The Lion Who Needed a Heart

on Saturday, 30 January 2010
I still remember it pretty clearly... It was a very productive day. Not only was it a very productive day, students were paying full attention. They were so interested in the topic (it was about sex, so of course they were interested) and were completely engaged in questioning, giving out their opinions (mostly in their native tongue, unfortunately) and more importantly, they were learning about something new. Medical Marvels - Form 4.

For about 15 minutes, I was enthusiastically explaining to them about the beauty of modern medicine and how invitro fertilization has helped millions of people who were struggling to get children to finally conceive. It was not a miraculous accident. I told them how modern scientists and doctors strive hard everyday to come up with something new to help humankind in health, longevity, and quality of life. Awed by the idea of such medical possibilities, the students inquired so many questions about the causes of infertility, the effects to different sexes, and how it affects family planning. What a wonderful classroom scenario right?

"Ugghhhhh ughggggghhhhhh hARRRggGGGgGGGGGHHHHH!!! WAAAaahAHHHHHHH!"

.... wondering what that was eh? It's a distant scream from 2 blocks away. A girl went hysterical again. Not hysterical funny hysterical. Hysteria.

Immediately, my 15 year old students gazed out the window in horror. It's not something new. This has happened since 2009 and it was many times worse than the conditions we're facing now. Everyday, lessons are interrupted by wailing and screaming of these so-called possessed students and the actions of these girls are even more distracting. Kicking, flailing of the arms, body contorting, erratic behaviour, and frantically running are just one of the few mild things these girls do during the so called hysteria.

I'll be honest with you. Kids are scared. OF COURSE they are scared. They don't know any better. When they see their friends acting abnormally and involuntarily, they immediately put up a defensive-hostile reaction and become panicked and emotional. If I am 13 years old and I hear a girl screaming from a distance, I'd probably be a bit nervous and wonder if everything is out of control.

A teacher cannot lose control of their classes focus. It isn't easy at all and in fact, I had to take my time off my subject matter to calm the students down and make sure that management is still under control. Not only must I command and take a general-esque position, I must show a strong and fearless persona. Students who are nervous immediately seek for adult protection. It does not necessarily warrant a form of action i.e. brute force to fight off enemies, it comes in the form of an image. When they see that the adult is calm, they see that the adult is in control, they naturally feel like it's eventually going to calm the fuck (yeah, I said it) down.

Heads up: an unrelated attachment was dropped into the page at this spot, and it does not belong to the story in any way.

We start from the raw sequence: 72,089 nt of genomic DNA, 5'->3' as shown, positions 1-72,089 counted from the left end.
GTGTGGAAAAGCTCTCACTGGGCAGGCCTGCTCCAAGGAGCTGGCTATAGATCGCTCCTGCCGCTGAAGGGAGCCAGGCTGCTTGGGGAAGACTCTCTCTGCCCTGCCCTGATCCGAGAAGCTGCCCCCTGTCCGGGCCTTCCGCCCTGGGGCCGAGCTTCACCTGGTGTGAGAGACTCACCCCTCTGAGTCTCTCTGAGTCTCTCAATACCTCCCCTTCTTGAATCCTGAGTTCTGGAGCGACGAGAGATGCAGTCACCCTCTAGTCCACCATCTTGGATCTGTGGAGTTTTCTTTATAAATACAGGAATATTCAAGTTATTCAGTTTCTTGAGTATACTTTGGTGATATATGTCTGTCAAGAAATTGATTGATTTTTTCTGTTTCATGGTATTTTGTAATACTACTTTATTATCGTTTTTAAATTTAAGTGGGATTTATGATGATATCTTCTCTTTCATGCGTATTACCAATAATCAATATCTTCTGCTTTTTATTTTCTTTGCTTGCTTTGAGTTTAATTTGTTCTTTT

We cannot afford to have teachers who are afraid to deal with it. We need teachers who immediately take charge and wield their magic wands to make all these disappear. Not the case of hysteria, but the fear of those observing it.

We cannot afford to have teachers who do not inform the students about it. It is wrong to assume that the kids know what is going on, they know what it is all about and know how to deal with it. The teacher has to take charge and feed back confidence among the students. Not by the power of discipline action; through the power of knowledge.

I took at least 30 minutes in each of my classes I went into to describe the case of hysteria. By telling them it's about stress, it's psychological, it is medically recognised as a common symptom among young girls who are mentally disrupted or to a more severe degree - epileptic. Whatever it was, I made sure I informed them. I educated them about the symptoms, possible therapy or help, and even drive through moral values into their heads. If you need more references, just use Google. I'm pretty sure it just takes a little bit to know so much more.

I told them how their friends who are having hysteria are in a lot of pain. Some of them might be under a lot of stress. Being a student is tough right? All the pressure of exams, peers, and just the idea of being a girl in our modern times could drive me into lunacy. Remember that this is all in your heads. How you deal with stress, pain, sorrow, happiness, and fun is going to affect your sanity. I had to drive into their minds that the only thing that could go wrong is for them to get too nervous and in the end, become hysterical themselves. If we cheer up and look at things differently, even the worst of things can become beautiful (which incidentally is the tone and theme for the poem In The Midst of Hardship - Latiff Mohidin. Form 4 literature component).

"Do not be afraid of your friends. They are your friends, right? When they get panicked and stressed out to such a violent extent, don't isolate them, hug them tightly and tell them how many people love them. In the moment of their hysteria, shower them with hugs and love. Do not control their movements as if you're trying to drop-down a bull, but restrain them with their safety in mind. When you surround people with so much isolation and hostility, the condition is only going to get worse. Let us give them love and joy; with that being the best cure to our problems."

With that being said, the nervousness and fear seem to have disappeared in their eyes. I don't know if it is absolutely working, but I know that at least a few of them are feeling better. After that week of pep talk about hysteria, my class shows less fear and nervousness when they hear a distant scream. In fact, when they do, they cheer loudly, clap loudly, become more active and laugh loudly (with me cheering them on) because they now know that sometimes...

... it's just all in your head.


Post a Comment